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3-Year Probe Into Encrypted Phones Led to Seizure of Hundreds of Tons of Drugs, Prosecutors Say

Investigations triggered by the cracking of encrypted phones three years ago have led to more than 6,500 arrests worldwide and the seizure of hundreds of tons of drugs.

Investigations triggered by the cracking of encrypted phones three years ago have so far led to more than 6,500 arrests worldwide and the seizure of hundreds of tons of drugs, French, Dutch and European Union prosecutors said Tuesday.

The announcement underscored the staggering scale of criminality — mainly drugs and arms smuggling and money laundering — that was uncovered as a result of police and prosecutors effectively listening in to criminals using encrypted EncroChat phones.

“It helped to prevent violent attacks, attempted murders, corruption and large-scale drug transports, as well as obtain large-scale information on organised crime,” European Union police and judicial cooperation agencies Europol and Eurojust said in a statement.

The French and Dutch investigation gained access to more than 115 million encrypted communications between some 60,000 criminals via servers in the northern French town of Roubaix, prosecutors said at a news conference in the nearby city of Lille.

As a result, 6,558 suspects have been arrested worldwide, including 197 “high-value targets.” Seized drugs included 30.5 million pills, 103.5 metric tons (114 tons) of cocaine, 163.4 metric tons (180 tons) of cannabis and 3.3 metric tons (3.6 tons) of heroin. The investigations also led to nearly 740 million euros ($809 million) in cash being recovered and assets or bank accounts worth another 154 million euros ($168 million) frozen.

Police announced in 2020 they had cracked the encryption of EncroChat phones and effectively listened in on criminal gangs.

EncroChat sold phones for around 1,000 euros ($1,094) worldwide and offered subscriptions with global coverage for 1,500 euros ($1,641) per six months. The devices were marketed as offering complete anonymity and were said to be untraceable and easy to erase if a user was arrested.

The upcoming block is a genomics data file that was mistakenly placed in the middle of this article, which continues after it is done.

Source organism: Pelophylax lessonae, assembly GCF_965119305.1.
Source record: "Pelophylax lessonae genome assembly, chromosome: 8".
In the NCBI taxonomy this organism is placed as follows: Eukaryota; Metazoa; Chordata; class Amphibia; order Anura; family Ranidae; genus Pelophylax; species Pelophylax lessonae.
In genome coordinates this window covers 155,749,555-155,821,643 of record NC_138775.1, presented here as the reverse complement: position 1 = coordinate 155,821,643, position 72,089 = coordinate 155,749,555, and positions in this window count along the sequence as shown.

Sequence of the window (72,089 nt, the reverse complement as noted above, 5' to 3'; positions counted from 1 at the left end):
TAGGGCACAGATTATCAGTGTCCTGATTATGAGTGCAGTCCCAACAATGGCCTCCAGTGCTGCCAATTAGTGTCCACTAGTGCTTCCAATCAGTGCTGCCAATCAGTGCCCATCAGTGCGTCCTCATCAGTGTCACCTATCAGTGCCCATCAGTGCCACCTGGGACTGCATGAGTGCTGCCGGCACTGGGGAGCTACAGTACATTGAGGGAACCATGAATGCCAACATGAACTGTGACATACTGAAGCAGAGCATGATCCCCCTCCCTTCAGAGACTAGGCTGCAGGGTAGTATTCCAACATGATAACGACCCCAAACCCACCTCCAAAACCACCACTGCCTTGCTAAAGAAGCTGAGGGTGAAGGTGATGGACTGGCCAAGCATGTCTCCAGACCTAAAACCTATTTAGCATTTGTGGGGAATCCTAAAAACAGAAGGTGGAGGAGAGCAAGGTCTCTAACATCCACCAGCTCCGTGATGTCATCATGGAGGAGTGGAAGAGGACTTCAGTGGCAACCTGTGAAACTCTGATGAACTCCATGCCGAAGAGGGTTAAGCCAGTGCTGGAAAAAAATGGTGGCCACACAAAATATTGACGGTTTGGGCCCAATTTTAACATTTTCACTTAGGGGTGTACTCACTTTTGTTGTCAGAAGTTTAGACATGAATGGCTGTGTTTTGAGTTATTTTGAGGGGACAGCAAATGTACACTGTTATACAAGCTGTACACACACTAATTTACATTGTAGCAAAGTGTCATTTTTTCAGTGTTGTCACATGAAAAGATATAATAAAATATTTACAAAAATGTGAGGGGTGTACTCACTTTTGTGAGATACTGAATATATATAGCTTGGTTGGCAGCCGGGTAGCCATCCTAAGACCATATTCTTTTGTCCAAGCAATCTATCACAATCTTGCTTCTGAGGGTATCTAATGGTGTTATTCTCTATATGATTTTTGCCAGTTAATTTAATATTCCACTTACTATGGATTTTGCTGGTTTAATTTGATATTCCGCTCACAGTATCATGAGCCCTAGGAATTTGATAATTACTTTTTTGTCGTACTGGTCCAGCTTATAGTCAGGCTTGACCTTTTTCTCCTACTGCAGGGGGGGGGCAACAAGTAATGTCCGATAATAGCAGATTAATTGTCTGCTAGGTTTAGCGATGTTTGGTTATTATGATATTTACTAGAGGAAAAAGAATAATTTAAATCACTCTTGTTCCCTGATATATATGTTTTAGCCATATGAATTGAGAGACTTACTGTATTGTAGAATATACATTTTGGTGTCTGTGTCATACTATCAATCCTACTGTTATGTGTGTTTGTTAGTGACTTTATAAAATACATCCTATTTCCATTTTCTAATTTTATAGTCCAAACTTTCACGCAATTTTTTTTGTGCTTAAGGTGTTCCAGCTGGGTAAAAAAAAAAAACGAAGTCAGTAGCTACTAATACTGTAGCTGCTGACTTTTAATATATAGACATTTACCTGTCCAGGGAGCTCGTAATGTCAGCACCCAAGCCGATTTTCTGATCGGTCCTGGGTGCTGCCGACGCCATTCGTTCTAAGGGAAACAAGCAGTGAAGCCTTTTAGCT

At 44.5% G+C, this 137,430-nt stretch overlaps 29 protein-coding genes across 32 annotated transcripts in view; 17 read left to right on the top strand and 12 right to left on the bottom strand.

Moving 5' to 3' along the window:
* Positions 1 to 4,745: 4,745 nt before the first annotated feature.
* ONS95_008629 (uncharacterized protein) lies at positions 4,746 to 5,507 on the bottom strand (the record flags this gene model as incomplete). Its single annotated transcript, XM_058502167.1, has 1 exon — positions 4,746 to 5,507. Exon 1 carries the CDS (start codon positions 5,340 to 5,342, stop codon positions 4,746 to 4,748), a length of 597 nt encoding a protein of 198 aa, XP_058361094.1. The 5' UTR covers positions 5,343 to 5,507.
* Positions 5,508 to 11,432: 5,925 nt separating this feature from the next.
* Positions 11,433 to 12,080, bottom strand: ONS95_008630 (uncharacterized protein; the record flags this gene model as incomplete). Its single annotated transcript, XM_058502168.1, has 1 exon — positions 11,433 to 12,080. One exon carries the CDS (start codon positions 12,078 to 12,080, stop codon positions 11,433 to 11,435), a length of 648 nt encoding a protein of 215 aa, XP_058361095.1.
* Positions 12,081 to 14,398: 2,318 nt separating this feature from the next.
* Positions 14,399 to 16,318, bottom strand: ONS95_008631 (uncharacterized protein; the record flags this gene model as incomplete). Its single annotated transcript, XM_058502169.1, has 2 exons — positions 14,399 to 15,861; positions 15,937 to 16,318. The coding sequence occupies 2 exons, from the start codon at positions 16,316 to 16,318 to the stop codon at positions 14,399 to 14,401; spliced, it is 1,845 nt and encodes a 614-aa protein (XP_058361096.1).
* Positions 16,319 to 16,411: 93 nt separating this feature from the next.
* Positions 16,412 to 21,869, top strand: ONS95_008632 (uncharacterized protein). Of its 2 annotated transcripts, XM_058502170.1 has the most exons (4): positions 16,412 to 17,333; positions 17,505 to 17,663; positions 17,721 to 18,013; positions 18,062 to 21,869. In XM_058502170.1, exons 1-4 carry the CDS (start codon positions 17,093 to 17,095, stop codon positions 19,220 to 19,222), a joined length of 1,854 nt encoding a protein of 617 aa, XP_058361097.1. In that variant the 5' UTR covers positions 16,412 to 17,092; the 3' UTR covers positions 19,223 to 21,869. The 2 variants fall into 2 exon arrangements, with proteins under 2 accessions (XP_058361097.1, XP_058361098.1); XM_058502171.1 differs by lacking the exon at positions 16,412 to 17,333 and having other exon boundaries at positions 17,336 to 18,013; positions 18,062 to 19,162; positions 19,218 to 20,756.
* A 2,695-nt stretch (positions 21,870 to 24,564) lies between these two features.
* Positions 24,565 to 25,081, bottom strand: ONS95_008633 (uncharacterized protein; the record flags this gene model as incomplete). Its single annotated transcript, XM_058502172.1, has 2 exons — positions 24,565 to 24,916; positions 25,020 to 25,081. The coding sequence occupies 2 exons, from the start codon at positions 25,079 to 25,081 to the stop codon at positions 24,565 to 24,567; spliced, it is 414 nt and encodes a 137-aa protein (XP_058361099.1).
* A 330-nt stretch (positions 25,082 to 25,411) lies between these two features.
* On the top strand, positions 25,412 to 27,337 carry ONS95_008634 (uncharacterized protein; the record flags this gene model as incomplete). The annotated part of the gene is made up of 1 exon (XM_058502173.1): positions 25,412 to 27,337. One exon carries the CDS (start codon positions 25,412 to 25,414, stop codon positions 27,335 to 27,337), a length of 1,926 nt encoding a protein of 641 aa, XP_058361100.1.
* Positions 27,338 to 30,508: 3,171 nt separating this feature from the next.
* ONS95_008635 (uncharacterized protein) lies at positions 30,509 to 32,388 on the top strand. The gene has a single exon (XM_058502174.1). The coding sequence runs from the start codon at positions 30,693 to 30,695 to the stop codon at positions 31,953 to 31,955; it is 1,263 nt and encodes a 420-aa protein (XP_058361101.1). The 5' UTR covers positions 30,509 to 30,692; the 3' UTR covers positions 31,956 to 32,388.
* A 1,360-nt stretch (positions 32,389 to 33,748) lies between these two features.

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French law enforcement authorities launched investigations into the company operating EncroChat in 2017. The probe led to a device being installed that was able to evade the phones’ encryption and gain access to users’ communications.

Authorities also have identified and detained some of the alleged leaders of the EncroChat provider, Carole Etienne, chief prosecutor at the judicial tribunal of Lille, told reporters.

“Three people were arrested on June 22 in Spain and handed over to France on the basis of European arrest warrants,” she said. “Other individuals have been located outside the European Union and have not yet been charged.”EncroChat is not the only secret communications network used by criminals that have been infiltrated by law enforcement authorities.In March 2021, Belgian police arrested dozens of people and seized more than 17 metric tons (18.7 tons) of cocaine after cracking another encrypted chat system, called Sky ECC.

The FBI and other law enforcement agencies went a step further and created an encrypted service — ANOM — that was marketed to criminals in a global sting that led to the arrest of more than 800 suspects and seizure of more than 32 metric tons (35.2 tons) of drugs, including cocaine, cannabis, amphetamines and methamphetamines.

Related: ‘What’s the Price Today?’: FBI Phone App Reaped Secrets of Global Drug Networks

Related: ‘Grim’ Criminal Abuse of ChatGPT is Coming, Europol Warns

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